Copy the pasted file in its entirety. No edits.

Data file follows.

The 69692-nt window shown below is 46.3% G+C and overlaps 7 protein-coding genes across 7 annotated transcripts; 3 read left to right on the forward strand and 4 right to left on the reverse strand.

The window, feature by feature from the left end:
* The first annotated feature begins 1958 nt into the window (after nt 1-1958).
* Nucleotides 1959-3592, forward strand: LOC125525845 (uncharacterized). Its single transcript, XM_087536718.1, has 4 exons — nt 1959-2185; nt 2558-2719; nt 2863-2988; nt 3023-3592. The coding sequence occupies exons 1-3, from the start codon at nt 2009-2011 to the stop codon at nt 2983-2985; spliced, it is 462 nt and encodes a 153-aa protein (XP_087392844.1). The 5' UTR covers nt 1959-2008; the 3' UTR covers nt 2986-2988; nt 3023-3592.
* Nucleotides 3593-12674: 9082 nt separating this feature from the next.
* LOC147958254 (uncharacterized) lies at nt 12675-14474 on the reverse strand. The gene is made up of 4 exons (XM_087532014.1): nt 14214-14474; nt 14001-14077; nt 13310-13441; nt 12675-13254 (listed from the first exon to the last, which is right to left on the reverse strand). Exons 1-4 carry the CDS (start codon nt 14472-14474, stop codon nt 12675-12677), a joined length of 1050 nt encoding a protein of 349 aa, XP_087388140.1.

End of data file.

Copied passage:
The 69692-nt window shown below is 46.3% G+C and overlaps 7 protein-coding genes across 7 annotated transcripts; 3 read left to right on the forward strand and 4 right to left on the reverse strand.

The window, feature by feature from the left end:
* The first annotated feature begins 1958 nt into the window (after nt 1-1958).
* Nucleotides 1959-3592, forward strand: LOC125525845 (uncharacterized). Its single transcript, XM_087536718.1, has 4 exons — nt 1959-2185; nt 2558-2719; nt 2863-2988; nt 3023-3592. The coding sequence occupies exons 1-3, from the start codon at nt 2009-2011 to the stop codon at nt 2983-2985; spliced, it is 462 nt and encodes a 153-aa protein (XP_087392844.1). The 5' UTR covers nt 1959-2008; the 3' UTR covers nt 2986-2988; nt 3023-3592.
* Nucleotides 3593-12674: 9082 nt separating this feature from the next.
* LOC147958254 (uncharacterized) lies at nt 12675-14474 on the reverse strand. The gene is made up of 4 exons (XM_087532014.1): nt 14214-14474; nt 14001-14077; nt 13310-13441; nt 12675-13254 (listed from the first exon to the last, which is right to left on the reverse strand). Exons 1-4 carry the CDS (start codon nt 14472-14474, stop codon nt 12675-12677), a joined length of 1050 nt encoding a protein of 349 aa, XP_087388140.1.